Switch to the paddle attachment if you have one, and add the butter a stick at a time, beating until smooth.Once all the butter is in, beat in the buttercream on medium-high speed until it is thick and very smooth, 6-10 minutes.
During this time the buttercream may curdle or separate – just keep beating and it will come together again.On medium speed, gradually beat in more lemon juice, waiting until each addition is absorbed before adding more, and then the vanilla. You should have a shiny smooth, velvety, pristine white buttercream. Press a piece of plastic against the surface of the buttercream and set aside briefly.

To Assemble the Cake
Using a sharp serrated knife and a gentle sawing motion, slice each layer horizontally in half. Put one layer cut side up on a cardboard cake round or a cake plate protected by strips of wax or parchment paper.Spread it with one third of the preserves.Cover the jam evenly with about one quarter of the buttercream.Top with another layer, spread with preserves and buttercream and then do the same with a third layer (you’ll have used all the jam and have buttercream leftover).

Place the last layer cut side down on top of the cake and use the remaining buttercream to frost the sides and top. Press the coconut into the frosting, patting it gently all over the sides and top.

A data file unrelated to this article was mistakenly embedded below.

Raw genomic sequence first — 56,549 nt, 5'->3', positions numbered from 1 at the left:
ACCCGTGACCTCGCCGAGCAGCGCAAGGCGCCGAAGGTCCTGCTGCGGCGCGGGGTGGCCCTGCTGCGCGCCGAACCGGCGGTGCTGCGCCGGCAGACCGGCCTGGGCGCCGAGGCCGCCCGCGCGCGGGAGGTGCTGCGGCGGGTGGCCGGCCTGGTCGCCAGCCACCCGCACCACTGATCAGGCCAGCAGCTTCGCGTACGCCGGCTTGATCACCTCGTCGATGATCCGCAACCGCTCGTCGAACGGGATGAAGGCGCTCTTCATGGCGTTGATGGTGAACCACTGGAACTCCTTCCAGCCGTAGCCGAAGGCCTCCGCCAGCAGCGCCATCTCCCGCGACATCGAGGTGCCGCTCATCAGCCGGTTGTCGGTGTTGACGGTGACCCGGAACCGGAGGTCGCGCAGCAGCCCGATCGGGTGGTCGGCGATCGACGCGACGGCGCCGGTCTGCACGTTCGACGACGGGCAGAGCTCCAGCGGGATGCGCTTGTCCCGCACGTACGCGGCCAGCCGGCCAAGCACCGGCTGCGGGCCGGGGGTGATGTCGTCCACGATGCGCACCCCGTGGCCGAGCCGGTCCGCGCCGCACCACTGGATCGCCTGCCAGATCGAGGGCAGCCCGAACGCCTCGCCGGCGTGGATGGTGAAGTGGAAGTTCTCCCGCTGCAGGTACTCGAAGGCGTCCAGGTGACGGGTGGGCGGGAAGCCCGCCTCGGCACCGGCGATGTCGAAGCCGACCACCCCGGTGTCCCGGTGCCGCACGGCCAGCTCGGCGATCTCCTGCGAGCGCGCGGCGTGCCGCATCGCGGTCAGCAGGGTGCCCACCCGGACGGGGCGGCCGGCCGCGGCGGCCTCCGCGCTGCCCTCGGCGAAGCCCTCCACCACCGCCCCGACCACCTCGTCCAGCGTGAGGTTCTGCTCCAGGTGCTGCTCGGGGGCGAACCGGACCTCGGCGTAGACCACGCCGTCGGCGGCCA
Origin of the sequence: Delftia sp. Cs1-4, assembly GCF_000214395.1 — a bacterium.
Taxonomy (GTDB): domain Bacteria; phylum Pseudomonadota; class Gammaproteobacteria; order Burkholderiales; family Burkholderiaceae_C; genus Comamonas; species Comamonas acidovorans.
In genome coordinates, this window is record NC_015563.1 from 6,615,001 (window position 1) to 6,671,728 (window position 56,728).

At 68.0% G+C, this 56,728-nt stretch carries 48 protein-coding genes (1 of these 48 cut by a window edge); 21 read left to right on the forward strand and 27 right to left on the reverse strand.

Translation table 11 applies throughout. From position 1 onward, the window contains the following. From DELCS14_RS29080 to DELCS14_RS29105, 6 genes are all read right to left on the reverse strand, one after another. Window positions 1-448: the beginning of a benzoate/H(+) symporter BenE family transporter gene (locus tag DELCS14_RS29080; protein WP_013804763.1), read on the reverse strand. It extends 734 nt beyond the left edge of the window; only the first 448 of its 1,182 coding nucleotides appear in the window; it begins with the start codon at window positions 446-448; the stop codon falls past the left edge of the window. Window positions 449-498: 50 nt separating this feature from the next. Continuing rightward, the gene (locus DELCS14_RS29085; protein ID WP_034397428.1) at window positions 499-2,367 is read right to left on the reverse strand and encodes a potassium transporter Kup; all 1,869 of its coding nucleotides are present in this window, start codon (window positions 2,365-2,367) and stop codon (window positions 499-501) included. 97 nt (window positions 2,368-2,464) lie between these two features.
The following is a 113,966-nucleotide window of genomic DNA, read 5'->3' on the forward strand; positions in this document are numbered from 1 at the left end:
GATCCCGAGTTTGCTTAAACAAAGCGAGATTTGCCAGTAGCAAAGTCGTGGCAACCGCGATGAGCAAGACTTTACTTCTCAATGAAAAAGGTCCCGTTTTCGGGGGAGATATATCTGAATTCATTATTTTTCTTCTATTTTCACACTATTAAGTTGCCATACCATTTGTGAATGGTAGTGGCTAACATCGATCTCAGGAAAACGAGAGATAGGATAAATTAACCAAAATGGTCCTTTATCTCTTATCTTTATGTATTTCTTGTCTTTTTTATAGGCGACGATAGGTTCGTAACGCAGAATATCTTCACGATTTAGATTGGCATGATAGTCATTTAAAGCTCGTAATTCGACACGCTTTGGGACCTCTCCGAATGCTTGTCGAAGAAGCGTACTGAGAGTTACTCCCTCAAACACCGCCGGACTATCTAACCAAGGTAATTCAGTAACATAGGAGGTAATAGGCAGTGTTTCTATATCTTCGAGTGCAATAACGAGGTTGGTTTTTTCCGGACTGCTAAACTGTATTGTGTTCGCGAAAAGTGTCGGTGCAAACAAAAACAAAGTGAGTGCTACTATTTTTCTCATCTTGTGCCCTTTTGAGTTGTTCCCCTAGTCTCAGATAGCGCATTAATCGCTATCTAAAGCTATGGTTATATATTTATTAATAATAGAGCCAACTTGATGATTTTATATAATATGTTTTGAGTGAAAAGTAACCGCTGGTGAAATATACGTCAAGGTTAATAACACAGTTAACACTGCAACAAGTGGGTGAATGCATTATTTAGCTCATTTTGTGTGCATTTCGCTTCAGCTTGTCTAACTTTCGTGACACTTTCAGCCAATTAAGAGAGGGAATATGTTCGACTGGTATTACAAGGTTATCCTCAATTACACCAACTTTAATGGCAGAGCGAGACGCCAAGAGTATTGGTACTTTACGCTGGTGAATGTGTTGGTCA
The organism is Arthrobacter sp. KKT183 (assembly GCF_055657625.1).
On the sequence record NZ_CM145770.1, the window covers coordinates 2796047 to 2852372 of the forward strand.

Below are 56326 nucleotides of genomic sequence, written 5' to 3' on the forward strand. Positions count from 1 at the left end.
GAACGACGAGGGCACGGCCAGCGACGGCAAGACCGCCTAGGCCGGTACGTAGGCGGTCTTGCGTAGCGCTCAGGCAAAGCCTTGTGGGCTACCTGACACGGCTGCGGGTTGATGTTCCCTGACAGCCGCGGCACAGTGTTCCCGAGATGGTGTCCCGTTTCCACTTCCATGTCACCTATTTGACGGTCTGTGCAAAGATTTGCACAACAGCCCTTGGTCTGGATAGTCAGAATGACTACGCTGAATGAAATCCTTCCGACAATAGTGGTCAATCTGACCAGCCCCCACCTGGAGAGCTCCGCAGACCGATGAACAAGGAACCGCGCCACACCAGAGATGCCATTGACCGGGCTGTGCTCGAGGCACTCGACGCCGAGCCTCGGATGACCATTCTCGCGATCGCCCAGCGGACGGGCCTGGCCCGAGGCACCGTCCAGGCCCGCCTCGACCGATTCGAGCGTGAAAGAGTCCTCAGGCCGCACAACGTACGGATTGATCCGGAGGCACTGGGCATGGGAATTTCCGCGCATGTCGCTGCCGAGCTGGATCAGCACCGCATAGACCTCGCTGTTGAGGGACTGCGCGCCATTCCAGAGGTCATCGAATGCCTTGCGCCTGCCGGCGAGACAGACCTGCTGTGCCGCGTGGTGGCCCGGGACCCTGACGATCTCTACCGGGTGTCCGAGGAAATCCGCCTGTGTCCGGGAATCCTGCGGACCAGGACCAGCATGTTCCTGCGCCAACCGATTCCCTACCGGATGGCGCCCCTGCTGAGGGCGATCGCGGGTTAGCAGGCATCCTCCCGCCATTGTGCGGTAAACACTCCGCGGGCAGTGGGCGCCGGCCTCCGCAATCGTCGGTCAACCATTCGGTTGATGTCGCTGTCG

The cake is ready to serve as soon as it is assembled, but I think it’s best to let it sit and set for a couple of hours in a cool room – not the refrigerator. Whether you wait or slice and enjoy it immediately, the cake should be served at room temperature; it loses all its subtlety when it’s cold. Depending on your audience you can serve the cake with just about anything from milk to sweet or bubbly wine.
The cake is best the day it is made, but you can refrigerate it, well covered, for up to two days. Bring it to room temperature before serving. If you want to freeze the cake, slide it into the freezer to set, then wrap it really well – it will keep for up to 2 months in the freezer; defrost it, still wrapped overnight in the refrigerator.

Playing Around
Since lemon is such a friendly flavour, feel free to make changes in the preserves: other red preserves – cherry or strawberry – look especially nice, but you can even use plum or blueberry jam.

Fresh Berry Party Cake